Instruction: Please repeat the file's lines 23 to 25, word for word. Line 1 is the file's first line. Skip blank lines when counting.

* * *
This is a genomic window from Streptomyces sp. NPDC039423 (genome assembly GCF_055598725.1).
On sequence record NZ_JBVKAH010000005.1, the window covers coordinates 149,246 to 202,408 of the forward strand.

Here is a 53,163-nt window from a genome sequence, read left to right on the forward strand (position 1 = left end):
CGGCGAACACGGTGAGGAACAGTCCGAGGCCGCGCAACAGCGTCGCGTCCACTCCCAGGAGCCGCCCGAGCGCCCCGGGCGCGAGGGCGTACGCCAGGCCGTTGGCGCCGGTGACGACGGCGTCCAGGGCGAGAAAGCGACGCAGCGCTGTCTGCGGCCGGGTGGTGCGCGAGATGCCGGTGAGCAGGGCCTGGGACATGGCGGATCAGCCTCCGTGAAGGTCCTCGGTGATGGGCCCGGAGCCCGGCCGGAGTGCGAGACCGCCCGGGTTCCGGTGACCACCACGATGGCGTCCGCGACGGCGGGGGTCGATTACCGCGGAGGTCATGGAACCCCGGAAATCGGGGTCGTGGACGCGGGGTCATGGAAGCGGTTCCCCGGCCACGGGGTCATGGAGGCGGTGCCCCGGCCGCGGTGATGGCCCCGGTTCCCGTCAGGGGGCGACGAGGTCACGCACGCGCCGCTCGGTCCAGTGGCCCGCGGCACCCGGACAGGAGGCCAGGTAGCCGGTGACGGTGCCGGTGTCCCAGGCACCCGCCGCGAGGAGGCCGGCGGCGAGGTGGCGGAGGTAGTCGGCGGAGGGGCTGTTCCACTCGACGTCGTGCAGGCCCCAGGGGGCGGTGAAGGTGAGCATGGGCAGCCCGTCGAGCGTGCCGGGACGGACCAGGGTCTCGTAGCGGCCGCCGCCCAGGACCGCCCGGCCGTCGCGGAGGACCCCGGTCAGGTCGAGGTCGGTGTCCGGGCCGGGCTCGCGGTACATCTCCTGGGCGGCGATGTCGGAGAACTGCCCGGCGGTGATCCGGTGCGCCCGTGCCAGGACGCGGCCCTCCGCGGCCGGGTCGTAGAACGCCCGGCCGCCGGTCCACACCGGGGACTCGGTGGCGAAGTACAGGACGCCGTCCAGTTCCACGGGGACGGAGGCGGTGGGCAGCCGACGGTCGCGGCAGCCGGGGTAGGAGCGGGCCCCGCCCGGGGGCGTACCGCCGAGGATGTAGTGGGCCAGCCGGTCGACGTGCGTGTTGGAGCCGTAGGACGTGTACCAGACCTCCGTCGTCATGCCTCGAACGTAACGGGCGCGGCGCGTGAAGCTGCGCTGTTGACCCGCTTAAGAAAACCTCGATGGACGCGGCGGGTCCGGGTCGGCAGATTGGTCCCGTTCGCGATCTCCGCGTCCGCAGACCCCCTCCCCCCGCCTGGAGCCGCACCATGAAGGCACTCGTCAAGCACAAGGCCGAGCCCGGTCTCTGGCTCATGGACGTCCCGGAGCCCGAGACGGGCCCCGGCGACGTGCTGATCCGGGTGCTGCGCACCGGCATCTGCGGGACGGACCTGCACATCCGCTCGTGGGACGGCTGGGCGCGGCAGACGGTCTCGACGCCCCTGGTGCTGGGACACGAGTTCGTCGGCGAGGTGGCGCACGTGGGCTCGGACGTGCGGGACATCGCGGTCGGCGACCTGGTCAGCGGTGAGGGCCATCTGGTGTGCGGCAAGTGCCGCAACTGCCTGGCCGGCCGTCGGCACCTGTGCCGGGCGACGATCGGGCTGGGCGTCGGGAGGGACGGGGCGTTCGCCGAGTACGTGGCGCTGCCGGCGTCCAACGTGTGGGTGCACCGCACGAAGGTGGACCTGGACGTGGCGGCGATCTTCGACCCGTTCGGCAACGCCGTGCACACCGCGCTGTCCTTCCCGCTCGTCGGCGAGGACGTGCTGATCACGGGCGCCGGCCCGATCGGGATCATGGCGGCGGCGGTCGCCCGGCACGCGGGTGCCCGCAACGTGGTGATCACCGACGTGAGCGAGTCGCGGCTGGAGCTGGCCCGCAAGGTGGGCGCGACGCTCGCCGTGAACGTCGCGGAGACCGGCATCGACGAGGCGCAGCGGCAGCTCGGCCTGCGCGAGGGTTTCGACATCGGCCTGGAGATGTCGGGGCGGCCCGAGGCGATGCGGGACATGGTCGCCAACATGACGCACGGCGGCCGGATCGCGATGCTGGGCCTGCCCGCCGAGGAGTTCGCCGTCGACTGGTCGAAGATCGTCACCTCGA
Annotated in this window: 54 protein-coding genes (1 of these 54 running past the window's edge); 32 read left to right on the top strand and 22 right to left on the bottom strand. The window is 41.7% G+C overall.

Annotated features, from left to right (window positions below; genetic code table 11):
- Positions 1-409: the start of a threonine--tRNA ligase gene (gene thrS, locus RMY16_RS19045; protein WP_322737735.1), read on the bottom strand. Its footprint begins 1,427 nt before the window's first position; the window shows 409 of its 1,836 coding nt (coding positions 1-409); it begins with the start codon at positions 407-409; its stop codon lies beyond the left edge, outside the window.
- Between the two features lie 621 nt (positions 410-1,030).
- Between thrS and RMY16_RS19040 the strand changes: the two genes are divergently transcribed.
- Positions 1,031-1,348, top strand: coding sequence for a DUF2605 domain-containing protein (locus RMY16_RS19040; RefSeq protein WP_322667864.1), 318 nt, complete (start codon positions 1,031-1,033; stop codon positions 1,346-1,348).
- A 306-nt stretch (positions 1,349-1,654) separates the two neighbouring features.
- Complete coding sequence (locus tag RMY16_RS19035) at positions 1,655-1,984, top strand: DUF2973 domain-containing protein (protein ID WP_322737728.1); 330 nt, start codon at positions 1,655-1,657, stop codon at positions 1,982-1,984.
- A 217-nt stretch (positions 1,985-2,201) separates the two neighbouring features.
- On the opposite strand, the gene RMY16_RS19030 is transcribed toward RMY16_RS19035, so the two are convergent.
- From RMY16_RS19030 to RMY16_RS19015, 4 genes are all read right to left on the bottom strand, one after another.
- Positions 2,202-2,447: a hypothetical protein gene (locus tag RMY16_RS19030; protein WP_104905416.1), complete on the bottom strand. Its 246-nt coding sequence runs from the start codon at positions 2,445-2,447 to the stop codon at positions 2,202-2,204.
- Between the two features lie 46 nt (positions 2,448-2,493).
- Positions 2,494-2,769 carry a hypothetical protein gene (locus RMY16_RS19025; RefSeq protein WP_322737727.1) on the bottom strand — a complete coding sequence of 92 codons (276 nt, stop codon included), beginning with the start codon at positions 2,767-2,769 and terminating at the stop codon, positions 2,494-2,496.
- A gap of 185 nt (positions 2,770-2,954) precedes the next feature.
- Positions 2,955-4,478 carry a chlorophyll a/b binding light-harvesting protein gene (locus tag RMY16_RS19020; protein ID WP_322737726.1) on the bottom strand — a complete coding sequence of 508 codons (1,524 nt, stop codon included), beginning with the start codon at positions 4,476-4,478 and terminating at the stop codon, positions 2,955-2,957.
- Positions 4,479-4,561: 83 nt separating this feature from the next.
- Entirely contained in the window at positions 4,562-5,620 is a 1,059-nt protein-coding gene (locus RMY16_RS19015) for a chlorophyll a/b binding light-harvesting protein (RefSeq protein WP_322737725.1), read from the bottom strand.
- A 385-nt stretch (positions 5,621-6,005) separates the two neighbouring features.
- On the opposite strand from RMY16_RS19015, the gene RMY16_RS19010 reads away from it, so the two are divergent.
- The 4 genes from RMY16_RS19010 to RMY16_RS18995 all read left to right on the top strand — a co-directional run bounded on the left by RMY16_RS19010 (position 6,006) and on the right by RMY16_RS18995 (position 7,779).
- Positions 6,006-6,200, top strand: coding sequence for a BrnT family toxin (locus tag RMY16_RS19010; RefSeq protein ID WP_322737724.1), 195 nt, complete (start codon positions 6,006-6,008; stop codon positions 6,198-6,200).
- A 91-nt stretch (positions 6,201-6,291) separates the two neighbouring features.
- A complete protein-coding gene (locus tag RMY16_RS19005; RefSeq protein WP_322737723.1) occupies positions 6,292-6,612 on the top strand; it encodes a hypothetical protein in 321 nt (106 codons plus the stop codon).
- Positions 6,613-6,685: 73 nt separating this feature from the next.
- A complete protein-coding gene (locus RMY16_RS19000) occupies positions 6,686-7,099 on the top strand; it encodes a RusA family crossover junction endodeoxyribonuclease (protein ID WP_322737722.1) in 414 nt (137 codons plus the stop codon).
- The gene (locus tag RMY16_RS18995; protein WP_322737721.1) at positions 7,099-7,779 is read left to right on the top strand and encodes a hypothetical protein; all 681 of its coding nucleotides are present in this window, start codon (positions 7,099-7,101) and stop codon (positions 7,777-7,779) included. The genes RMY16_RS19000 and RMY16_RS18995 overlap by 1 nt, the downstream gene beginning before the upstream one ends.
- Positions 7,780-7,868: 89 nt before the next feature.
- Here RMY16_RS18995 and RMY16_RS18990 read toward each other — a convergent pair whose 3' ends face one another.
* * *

- A 385-nt stretch (positions 5,621-6,005) separates the two neighbouring features.
- On the opposite strand from RMY16_RS19015, the gene RMY16_RS19010 reads away from it, so the two are divergent.
- The 4 genes from RMY16_RS19010 to RMY16_RS18995 all read left to right on the top strand — a co-directional run bounded on the left by RMY16_RS19010 (position 6,006) and on the right by RMY16_RS18995 (position 7,779).